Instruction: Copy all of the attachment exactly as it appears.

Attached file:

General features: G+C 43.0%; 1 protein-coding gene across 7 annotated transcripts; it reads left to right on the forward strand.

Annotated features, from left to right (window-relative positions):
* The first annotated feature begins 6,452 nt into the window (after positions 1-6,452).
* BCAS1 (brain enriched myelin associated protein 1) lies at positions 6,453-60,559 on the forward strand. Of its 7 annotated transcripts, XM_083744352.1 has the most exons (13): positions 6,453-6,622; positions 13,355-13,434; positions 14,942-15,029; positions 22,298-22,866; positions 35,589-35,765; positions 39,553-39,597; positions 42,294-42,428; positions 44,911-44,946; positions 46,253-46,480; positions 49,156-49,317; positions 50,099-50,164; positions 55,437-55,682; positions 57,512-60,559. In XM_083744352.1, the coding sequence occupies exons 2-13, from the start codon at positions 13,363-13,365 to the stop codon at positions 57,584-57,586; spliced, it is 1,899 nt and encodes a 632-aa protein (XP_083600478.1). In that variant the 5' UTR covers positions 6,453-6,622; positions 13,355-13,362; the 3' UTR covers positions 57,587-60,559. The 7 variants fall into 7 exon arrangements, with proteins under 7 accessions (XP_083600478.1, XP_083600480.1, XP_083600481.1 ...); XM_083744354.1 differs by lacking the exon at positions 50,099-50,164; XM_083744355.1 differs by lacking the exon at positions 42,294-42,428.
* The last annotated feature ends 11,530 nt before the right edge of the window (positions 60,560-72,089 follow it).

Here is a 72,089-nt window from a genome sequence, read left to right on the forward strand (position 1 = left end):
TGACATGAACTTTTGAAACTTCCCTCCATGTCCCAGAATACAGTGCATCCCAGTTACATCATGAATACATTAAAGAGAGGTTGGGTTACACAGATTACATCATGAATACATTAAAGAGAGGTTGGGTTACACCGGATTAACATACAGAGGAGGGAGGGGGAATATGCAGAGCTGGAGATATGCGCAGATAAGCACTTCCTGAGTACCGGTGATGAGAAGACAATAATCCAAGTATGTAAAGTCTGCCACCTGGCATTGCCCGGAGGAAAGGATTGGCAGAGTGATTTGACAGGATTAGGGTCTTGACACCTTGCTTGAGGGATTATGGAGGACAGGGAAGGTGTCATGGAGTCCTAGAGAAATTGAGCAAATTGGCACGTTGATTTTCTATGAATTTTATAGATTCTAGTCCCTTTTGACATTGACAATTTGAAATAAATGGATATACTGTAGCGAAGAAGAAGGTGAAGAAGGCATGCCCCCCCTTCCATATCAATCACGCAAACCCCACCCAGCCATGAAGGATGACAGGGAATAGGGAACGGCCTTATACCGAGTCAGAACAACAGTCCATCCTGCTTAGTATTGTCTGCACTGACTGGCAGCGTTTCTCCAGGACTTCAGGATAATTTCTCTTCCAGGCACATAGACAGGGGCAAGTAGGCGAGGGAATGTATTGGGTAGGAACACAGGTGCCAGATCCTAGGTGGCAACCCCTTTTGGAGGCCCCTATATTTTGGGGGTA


General features: G+C 43.0%; 1 protein-coding gene across 7 annotated transcripts; it reads left to right on the forward strand.

Annotated features, from left to right (window-relative positions):
* The first annotated feature begins 6,452 nt into the window (after positions 1-6,452).
* BCAS1 (brain enriched myelin associated protein 1) lies at positions 6,453-60,559 on the forward strand. Of its 7 annotated transcripts, XM_083744352.1 has the most exons (13): positions 6,453-6,622; positions 13,355-13,434; positions 14,942-15,029; positions 22,298-22,866; positions 35,589-35,765; positions 39,553-39,597; positions 42,294-42,428; positions 44,911-44,946; positions 46,253-46,480; positions 49,156-49,317; positions 50,099-50,164; positions 55,437-55,682; positions 57,512-60,559. In XM_083744352.1, the coding sequence occupies exons 2-13, from the start codon at positions 13,363-13,365 to the stop codon at positions 57,584-57,586; spliced, it is 1,899 nt and encodes a 632-aa protein (XP_083600478.1). In that variant the 5' UTR covers positions 6,453-6,622; positions 13,355-13,362; the 3' UTR covers positions 57,587-60,559. The 7 variants fall into 7 exon arrangements, with proteins under 7 accessions (XP_083600478.1, XP_083600480.1, XP_083600481.1 ...); XM_083744354.1 differs by lacking the exon at positions 50,099-50,164; XM_083744355.1 differs by lacking the exon at positions 42,294-42,428.
* The last annotated feature ends 11,530 nt before the right edge of the window (positions 60,560-72,089 follow it).

Here is a 72,089-nt window from a genome sequence, read left to right on the forward strand (position 1 = left end):
TGACATGAACTTTTGAAACTTCCCTCCATGTCCCAGAATACAGTGCATCCCAGTTACATCATGAATACATTAAAGAGAGGTTGGGTTACACAGATTACATCATGAATACATTAAAGAGAGGTTGGGTTACACCGGATTAACATACAGAGGAGGGAGGGGGAATATGCAGAGCTGGAGATATGCGCAGATAAGCACTTCCTGAGTACCGGTGATGAGAAGACAATAATCCAAGTATGTAAAGTCTGCCACCTGGCATTGCCCGGAGGAAAGGATTGGCAGAGTGATTTGACAGGATTAGGGTCTTGACACCTTGCTTGAGGGATTATGGAGGACAGGGAAGGTGTCATGGAGTCCTAGAGAAATTGAGCAAATTGGCACGTTGATTTTCTATGAATTTTATAGATTCTAGTCCCTTTTGACATTGACAATTTGAAATAAATGGATATACTGTAGCGAAGAAGAAGGTGAAGAAGGCATGCCCCCCCTTCCATATCAATCACGCAAACCCCACCCAGCCATGAAGGATGACAGGGAATAGGGAACGGCCTTATACCGAGTCAGAACAACAGTCCATCCTGCTTAGTATTGTCTGCACTGACTGGCAGCGTTTCTCCAGGACTTCAGGATAATTTCTCTTCCAGGCACATAGACAGGGGCAAGTAGGCGAGGGAATGTATTGGGTAGGAACACAGGTGCCAGATCCTAGGTGGCAACCCCTTTTGGAGGCCCCTATATTTTGGGGGTA